The pandemic’s pause on commuting put a temporary end to a second ire for many workers: parking.
But parking service provider ParkMobile didn’t idle as commuters worked from home through those early months of COVID-19, instead making use of the downtime its business experienced to accelerate its digital transformation to a cloud-native infrastructure in the most cost-effective way possible.
The Atlanta-based company, which started its digital transformation in 2018, began moving its assets from an on-premises managed service provider to Amazon Web Services in mid-2020 as offices remained shut down across the US — and parking spaces remained empty.
What made ParkMobile’s approach unique, according to Chris Salomon, its vice president of software and cloud engineering, was the collection of technologies chosen out of the gate to gain quick efficiencies, including Amazon Elastic Cache, Amazon Aurora for MySQL and Postgres, Amazon Relational Database Service, and Amazon Managed Streaming for Kafka.
ParkMobile’s cloud transformation today is roughly 90% complete, with an infrastructure that is 80% cloud native and 20% on premises or managed service, Salomon says.
“We’re less operation-centric” now because of the transformation, he says. “Instead of having folks here just looking at your databases 24/7, we’re actually leveraging the resources that we get out of AWS as managed services.”
For instance, ParkMobile deployed many “well architected patterns and pillars for user management and security that AWS publishes,” he says, noting benefits such as reduced costs and compliance. “We have good reference architectures that we follow because we do have to be PCI-compliant.”
The cloud became a kind of rallying strategy for many organizations throughout the pandemic, but ParkMobile was no stranger to the model’s upside, Salomon says, noting that 90% of the tools ParkMobile relies on “are really through kind of a SaaS model.”
“We were primed for this going into the pandemic,” he says. “Sure, we had a few hiccups along the way with servicing everybody wanting to VPN in at the same time. But even our tools that we use [internally] are managed tools,” including Atlassian’s suite, DataDog, JFrog Artifactory, and CircleCI.
ParkMobile also enlists Yotascale to keep its cloud costs from spiraling out of control, an issue some enterprises experience in making the shift.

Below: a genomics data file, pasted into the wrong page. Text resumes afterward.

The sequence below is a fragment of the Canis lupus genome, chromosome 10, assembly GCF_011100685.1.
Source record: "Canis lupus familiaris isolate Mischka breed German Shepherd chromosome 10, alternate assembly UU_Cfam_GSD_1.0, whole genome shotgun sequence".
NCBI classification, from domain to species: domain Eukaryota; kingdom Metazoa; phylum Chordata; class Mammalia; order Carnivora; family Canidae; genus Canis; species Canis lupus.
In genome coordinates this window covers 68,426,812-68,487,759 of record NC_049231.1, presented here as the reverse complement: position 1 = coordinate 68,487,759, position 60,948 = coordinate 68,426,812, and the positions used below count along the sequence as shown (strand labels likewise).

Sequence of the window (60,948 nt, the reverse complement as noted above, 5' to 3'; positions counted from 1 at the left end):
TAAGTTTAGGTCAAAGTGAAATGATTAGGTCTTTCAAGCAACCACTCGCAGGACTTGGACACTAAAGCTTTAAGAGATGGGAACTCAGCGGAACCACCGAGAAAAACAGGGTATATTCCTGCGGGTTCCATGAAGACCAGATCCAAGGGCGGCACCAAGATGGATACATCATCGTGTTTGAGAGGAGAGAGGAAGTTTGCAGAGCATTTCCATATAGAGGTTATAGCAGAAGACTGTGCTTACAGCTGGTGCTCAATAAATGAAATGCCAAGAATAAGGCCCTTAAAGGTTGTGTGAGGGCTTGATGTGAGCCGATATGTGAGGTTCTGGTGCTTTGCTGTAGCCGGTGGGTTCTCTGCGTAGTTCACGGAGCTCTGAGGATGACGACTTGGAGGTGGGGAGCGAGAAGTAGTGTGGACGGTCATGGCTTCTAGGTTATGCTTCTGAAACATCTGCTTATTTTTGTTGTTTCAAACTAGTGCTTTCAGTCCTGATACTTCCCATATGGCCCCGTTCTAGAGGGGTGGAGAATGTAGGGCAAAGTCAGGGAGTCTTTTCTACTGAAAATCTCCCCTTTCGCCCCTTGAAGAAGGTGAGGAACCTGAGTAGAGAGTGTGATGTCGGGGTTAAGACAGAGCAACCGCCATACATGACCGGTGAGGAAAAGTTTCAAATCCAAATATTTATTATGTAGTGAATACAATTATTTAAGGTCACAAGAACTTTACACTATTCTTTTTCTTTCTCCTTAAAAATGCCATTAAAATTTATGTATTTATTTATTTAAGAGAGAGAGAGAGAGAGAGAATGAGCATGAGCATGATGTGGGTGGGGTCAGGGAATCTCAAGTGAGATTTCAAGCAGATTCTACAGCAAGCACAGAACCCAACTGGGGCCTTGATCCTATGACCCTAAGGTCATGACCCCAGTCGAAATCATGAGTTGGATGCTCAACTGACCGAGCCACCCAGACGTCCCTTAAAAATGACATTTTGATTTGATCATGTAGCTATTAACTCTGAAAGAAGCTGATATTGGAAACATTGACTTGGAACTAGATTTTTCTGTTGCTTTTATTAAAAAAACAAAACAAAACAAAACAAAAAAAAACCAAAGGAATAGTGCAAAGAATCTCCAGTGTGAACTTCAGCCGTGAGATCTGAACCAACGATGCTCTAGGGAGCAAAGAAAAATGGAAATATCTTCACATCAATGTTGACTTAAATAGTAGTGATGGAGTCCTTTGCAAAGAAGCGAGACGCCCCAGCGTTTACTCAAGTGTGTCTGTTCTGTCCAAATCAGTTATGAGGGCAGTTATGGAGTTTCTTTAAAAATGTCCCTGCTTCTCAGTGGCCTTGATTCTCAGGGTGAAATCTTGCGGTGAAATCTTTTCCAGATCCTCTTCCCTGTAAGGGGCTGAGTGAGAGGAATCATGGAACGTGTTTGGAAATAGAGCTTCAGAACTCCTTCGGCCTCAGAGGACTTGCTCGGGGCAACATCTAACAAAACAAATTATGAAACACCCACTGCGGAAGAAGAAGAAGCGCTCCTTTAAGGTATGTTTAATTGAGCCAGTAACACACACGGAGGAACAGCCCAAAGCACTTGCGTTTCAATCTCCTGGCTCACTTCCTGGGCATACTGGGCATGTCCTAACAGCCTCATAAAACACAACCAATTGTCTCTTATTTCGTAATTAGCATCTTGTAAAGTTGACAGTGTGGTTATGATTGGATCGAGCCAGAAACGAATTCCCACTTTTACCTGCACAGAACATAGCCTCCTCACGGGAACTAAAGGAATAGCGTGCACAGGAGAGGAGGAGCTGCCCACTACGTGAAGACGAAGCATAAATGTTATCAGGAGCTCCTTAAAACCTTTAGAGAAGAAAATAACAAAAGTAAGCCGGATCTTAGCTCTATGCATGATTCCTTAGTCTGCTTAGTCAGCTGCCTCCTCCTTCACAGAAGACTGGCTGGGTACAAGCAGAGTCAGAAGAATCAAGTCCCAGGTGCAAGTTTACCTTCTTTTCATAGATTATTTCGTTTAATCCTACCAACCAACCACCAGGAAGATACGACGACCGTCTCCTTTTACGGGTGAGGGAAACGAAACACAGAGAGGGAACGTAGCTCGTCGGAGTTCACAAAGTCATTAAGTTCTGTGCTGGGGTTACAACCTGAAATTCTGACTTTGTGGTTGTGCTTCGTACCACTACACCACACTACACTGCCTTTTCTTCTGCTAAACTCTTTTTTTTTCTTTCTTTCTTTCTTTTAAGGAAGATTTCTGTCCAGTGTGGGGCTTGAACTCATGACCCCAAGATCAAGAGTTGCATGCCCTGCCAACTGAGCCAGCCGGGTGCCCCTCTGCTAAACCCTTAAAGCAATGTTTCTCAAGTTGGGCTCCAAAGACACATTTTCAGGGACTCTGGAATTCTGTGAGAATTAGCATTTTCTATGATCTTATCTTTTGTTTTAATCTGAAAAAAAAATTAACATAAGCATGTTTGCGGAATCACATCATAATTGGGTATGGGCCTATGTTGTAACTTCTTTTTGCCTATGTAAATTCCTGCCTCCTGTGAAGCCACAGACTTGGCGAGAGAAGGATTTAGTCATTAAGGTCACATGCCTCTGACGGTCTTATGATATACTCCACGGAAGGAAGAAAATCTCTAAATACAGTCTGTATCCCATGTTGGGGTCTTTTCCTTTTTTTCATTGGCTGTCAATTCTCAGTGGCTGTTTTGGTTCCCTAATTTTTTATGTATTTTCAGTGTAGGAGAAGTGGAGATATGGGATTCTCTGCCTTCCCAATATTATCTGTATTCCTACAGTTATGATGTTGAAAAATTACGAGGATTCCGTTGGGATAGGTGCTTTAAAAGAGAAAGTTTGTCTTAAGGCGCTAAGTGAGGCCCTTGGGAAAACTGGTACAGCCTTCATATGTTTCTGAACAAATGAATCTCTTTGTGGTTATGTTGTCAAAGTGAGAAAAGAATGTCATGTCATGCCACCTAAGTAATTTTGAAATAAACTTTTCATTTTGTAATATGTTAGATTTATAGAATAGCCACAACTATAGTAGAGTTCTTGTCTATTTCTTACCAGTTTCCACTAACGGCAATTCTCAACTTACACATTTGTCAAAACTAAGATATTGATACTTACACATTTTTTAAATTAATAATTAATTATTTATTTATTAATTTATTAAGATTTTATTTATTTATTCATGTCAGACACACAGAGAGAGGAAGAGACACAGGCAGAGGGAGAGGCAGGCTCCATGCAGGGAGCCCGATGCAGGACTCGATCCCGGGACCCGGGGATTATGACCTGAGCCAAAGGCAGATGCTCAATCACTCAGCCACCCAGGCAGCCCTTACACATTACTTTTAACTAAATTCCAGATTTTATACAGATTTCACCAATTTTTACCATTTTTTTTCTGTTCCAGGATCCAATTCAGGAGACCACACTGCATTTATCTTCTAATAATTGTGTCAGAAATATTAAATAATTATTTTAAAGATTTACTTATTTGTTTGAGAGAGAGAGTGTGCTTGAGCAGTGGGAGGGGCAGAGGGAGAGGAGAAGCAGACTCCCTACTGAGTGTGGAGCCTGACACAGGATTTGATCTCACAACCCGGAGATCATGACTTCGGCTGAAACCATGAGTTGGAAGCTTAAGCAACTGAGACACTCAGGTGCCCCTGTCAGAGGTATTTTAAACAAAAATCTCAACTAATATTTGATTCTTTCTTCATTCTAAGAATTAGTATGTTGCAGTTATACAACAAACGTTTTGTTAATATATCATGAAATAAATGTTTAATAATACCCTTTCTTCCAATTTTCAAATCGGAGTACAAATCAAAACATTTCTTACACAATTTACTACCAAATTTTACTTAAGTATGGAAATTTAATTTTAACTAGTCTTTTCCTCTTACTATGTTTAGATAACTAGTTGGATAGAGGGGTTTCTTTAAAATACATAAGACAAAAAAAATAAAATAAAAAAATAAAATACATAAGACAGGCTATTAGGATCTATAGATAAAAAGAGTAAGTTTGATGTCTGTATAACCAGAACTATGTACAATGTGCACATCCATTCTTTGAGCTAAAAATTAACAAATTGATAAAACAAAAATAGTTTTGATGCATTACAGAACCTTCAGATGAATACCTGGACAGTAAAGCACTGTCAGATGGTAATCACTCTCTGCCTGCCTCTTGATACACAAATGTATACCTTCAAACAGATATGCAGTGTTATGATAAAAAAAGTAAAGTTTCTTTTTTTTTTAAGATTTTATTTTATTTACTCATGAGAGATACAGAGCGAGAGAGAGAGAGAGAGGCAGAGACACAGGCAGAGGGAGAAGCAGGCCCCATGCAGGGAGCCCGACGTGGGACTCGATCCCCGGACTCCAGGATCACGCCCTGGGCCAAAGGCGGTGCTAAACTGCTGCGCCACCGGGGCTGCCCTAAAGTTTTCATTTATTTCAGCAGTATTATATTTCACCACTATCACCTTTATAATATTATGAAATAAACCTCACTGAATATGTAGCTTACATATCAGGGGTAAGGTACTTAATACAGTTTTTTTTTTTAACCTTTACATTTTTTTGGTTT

“I come from big enterprise so I’m very cost-conscious,” Salomon says. “What people complain about the cloud is that it is too expensive. But obviously, that’s been proven otherwise. It’s just depends how you, who you, and what you move, and then whether you decide to go cloud native or not.”
Parking’s digital comeback
ParkMobile, like most businesses, hit a wall when the pandemic upended business as usual in March 2020. But with the vaccine liberating most from home confinement, the company’s parking service has seen a steady uptick as retail and restaurant business picks up and some offices re-open.
Additionally, ParkMobile’s sales team is concentrating on selling its parking service to municipalities and universities and expanding to new geographical regions to grow revenue.
Next up, ParkMobile is collaborating with private garage operators and municipalities on IoT innovations, such as placing sensors on license plates and integrating cameras on e-gates to automate its service for customers.
EasyPark, based in Stockholm, finalized in June its acquisition of ParkMobile, which employs 800 workers. EasyPark has been buying up competitors in Europe, and with ParkMobile, it has added a presence in the US, which is more automobile-centric than nations across the pond.
Salomon says EasyPark is impressed with the advanced state of ParkMobile’s digital transformation, which will not only drive growth but make the company more appealing in the war for talent.
“They are impressed with where we are on our AWS infrastructure and how enterprise-focused we are in some of our solutions. We are a lot more modern in our [technology] implementations than what they have going over there,” says Salomon, adding that the US subsidiary name will change to EasyPark but the new owners will give its US subsidiary autonomy and will invest more in its digital goals.
The investment gives ParkMobile deeper pockets to hire more engineers in Atlanta, where Microsoft also has a development center. ParkMobile’s cloud-native infrastructure also makes it easier to attract employees, Salomon says.
“We did lose a lot of folks pre-acquisition, but we’re actually getting a lot coming back, which is very surprising,” he says. “We’re close to bleeding edge, if not leading edge, and engineers like to work on shiny new objects.”
ParkMobile acknowledges the ongoing hybrid enterprise business model — in which many knowledge workers continue to work remotely — does not help his bottom line. But Salomon and others point out that the return of the rush hour is inevitable in many American cities, such as Boston, San Francisco, and Atlanta. Automobile use and the need for parking will only grow as citizens resume shopping, eating out, attending sporting events, and driving to entertainment venues.
ParkMobile’s biggest challenge, Salomon says, is getting municipalities to install more modern payment hardware on streets and convincing garage operators to remove kiosks and implement ParkMobile’s sensors and applications to make the process of parking completely automated for drivers.
“I can’t speak to 30 or 50 years out when we have advanced technology and we don’t need cars anymore, or we’re driven around by autonomous cars,” says Salomon. “But I don’t think the need for parking is going anywhere soon.”
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